The transcriptomic changes imposed by the constitutive prosystemin overexpression were monitored by using the Tomato Gene Expression 4x44k array (Agilent). A comparative gene expression analysis was performed with cDNAs from leaves of the two selected transgenic genotypes (RSYS24 and RSYS32) and Red Setter untransformed controls. After filtering, differentially expressed transcripts were identified using a fold-change cut-off ≥2.0 and a p < 0.05 (Benjamini and Hochberg False Discovery Rate). This analysis identified 689 differentially expressed probes that, according to the available reference tomato genome, correspond to 503 genes. Approximately, three quarters (74 %) were upregulated in the transgenic lines, while the remaining downregulated (Supplementary Tables 2 and 3, respectively). To validate microarray results, the expression of ten differentially expressed genes was analyzed by real-time PCR. The Supplementary Figure 2 shows the concordance between microarray log two-fold change and log two real-time RQ values, on a linear scale. The results indicated a significant (p < 0.01) and high correlation (0.96; Pearson coefficient) between the two data sets.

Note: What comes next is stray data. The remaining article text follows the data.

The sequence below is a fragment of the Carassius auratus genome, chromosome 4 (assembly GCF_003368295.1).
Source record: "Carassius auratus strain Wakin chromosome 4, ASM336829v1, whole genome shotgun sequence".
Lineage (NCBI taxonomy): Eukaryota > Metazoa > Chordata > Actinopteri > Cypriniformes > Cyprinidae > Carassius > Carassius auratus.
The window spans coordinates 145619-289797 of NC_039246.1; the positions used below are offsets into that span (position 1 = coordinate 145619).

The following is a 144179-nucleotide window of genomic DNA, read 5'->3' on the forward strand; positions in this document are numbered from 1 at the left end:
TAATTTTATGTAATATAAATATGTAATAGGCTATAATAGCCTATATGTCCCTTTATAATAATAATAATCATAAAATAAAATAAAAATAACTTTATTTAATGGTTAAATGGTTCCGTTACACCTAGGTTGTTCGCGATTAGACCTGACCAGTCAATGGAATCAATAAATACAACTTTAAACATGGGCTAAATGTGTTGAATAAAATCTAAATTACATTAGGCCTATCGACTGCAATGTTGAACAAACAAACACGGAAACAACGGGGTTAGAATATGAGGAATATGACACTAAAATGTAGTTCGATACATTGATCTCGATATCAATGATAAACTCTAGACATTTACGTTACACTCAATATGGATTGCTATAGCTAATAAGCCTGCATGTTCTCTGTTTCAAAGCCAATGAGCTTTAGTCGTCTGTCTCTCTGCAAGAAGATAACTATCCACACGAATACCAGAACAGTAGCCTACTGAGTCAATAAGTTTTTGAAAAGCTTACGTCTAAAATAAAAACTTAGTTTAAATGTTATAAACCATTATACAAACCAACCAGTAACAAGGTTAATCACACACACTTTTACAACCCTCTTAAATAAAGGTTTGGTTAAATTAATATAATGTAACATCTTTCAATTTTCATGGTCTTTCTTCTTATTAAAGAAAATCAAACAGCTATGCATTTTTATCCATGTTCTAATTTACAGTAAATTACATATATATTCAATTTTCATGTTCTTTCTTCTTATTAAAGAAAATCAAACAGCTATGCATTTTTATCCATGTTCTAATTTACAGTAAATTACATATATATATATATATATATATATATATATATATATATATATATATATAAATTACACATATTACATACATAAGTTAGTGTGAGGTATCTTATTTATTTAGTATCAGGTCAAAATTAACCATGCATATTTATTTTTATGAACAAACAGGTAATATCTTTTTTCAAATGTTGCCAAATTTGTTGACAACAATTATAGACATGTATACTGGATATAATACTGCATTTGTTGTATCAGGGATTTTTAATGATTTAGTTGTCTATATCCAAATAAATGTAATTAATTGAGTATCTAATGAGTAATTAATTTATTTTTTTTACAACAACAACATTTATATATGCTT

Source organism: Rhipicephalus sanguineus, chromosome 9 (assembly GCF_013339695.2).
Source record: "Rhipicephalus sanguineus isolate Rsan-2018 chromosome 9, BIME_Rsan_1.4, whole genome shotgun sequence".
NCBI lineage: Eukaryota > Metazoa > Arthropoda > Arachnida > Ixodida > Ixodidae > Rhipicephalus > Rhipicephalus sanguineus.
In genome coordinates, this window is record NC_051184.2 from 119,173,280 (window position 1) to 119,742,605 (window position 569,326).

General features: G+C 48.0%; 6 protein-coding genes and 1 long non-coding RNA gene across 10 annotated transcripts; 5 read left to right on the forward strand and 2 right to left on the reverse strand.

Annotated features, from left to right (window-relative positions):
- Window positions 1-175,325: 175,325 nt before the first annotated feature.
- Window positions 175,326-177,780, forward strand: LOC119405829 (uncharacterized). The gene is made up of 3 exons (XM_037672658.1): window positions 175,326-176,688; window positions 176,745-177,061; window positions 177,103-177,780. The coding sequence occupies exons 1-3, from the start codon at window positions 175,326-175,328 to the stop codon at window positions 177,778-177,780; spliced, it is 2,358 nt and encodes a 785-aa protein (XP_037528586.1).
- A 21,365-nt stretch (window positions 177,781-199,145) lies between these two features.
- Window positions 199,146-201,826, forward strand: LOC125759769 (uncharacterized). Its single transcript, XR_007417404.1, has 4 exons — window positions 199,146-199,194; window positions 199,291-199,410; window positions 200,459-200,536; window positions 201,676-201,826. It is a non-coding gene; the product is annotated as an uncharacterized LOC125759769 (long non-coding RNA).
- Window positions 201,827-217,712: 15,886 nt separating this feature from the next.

Functional annotation of the differentially expressed sequences and data mining on the resulting annotations was based predominantly on the gene ontology (GO) vocabulary. For the “biological process” domain, a broader overview of the ontology content was achieved by using the GO-plant slim list, to limit the detail of the specific fine-grained terms.